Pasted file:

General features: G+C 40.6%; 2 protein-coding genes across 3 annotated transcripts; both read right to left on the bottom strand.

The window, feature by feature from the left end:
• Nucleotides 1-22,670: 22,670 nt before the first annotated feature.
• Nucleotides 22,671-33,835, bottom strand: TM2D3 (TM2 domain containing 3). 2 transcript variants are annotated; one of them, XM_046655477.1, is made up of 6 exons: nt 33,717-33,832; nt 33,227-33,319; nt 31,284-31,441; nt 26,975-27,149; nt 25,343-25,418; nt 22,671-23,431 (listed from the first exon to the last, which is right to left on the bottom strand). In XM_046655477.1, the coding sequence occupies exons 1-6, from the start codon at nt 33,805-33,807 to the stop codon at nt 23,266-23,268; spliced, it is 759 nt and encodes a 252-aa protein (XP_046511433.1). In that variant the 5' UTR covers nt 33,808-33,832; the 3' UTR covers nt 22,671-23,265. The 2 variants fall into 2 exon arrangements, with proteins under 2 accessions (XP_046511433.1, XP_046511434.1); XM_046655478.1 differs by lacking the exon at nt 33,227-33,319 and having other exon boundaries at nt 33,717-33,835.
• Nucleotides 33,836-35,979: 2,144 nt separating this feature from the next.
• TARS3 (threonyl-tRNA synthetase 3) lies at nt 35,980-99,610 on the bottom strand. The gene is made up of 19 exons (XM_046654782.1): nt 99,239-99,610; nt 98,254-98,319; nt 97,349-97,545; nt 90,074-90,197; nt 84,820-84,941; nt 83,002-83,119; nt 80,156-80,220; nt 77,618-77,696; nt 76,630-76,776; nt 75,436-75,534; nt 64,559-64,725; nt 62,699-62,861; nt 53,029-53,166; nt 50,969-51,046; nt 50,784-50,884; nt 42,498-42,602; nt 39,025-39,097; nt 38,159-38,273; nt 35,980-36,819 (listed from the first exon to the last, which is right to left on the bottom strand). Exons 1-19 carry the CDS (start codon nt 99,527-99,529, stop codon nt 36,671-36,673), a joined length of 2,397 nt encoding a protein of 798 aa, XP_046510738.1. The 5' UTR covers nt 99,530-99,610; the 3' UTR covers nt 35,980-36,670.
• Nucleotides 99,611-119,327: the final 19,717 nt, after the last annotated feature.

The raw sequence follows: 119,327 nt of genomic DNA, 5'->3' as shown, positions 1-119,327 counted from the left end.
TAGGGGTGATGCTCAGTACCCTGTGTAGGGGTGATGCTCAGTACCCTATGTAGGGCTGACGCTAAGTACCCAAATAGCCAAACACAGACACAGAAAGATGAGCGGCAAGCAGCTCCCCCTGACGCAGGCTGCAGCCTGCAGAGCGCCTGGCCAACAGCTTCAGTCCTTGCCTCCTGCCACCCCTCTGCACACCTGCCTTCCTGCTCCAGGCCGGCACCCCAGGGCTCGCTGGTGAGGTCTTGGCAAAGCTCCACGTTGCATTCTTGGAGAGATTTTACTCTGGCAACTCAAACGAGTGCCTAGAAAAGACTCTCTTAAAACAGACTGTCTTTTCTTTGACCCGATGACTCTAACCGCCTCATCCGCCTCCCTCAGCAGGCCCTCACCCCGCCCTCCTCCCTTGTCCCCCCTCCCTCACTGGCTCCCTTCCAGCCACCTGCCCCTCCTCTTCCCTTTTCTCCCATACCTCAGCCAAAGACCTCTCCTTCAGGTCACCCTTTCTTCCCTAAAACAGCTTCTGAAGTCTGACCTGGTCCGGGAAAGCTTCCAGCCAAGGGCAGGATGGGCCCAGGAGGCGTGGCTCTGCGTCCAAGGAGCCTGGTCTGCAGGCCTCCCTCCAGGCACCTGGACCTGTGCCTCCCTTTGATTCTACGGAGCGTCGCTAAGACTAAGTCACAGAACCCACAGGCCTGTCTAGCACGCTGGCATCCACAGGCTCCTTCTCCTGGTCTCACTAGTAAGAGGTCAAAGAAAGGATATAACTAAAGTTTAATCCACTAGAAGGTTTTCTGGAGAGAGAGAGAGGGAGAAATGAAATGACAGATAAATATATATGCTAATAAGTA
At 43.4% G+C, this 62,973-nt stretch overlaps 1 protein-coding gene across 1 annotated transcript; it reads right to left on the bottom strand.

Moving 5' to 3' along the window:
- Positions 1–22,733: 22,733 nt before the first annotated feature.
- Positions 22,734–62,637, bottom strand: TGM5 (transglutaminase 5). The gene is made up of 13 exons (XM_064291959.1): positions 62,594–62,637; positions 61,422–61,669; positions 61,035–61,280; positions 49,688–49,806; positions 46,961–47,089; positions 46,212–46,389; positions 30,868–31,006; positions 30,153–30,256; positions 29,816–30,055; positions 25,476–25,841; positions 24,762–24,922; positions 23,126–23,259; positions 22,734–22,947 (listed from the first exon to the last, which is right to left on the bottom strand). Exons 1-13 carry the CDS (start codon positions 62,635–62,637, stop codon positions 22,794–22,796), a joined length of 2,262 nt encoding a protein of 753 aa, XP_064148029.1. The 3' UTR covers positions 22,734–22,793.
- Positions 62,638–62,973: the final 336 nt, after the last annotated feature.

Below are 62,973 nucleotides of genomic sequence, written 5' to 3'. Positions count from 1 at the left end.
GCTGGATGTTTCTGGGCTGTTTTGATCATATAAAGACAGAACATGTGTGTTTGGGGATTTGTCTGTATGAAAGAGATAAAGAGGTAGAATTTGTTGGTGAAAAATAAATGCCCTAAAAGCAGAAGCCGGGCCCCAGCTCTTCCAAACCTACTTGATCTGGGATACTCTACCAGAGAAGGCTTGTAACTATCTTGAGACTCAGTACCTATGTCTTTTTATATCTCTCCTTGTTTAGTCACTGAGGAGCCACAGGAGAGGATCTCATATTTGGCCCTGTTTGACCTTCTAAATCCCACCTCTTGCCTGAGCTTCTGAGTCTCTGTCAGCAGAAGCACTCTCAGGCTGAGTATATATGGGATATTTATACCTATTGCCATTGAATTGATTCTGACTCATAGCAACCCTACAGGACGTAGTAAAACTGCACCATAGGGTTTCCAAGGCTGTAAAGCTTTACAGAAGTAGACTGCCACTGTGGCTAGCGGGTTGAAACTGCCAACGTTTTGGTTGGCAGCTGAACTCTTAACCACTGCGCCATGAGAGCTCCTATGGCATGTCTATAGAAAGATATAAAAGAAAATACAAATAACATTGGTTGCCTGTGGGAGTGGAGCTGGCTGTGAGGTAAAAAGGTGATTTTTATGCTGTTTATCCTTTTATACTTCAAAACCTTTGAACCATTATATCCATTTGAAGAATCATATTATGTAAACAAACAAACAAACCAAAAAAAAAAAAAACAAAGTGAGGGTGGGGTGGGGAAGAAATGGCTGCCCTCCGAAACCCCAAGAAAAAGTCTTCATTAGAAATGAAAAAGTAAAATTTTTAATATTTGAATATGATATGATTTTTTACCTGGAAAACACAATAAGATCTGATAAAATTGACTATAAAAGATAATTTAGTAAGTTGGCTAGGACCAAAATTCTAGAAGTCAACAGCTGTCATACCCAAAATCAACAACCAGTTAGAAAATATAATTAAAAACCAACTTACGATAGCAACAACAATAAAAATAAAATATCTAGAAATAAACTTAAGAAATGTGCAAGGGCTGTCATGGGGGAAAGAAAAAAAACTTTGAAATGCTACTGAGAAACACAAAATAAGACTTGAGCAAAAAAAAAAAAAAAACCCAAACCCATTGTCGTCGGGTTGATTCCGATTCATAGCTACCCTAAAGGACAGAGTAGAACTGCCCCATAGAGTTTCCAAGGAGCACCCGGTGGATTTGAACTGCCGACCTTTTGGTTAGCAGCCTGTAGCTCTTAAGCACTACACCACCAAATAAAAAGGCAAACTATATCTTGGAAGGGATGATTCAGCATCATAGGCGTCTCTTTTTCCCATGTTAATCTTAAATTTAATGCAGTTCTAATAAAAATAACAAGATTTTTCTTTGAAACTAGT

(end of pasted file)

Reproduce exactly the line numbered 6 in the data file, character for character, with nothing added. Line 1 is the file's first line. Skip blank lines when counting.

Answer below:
• TARS3 (threonyl-tRNA synthetase 3) lies at nt 35,980-99,610 on the bottom strand. The gene is made up of 19 exons (XM_046654782.1): nt 99,239-99,610; nt 98,254-98,319; nt 97,349-97,545; nt 90,074-90,197; nt 84,820-84,941; nt 83,002-83,119; nt 80,156-80,220; nt 77,618-77,696; nt 76,630-76,776; nt 75,436-75,534; nt 64,559-64,725; nt 62,699-62,861; nt 53,029-53,166; nt 50,969-51,046; nt 50,784-50,884; nt 42,498-42,602; nt 39,025-39,097; nt 38,159-38,273; nt 35,980-36,819 (listed from the first exon to the last, which is right to left on the bottom strand). Exons 1-19 carry the CDS (start codon nt 99,527-99,529, stop codon nt 36,671-36,673), a joined length of 2,397 nt encoding a protein of 798 aa, XP_046510738.1. The 5' UTR covers nt 99,530-99,610; the 3' UTR covers nt 35,980-36,670.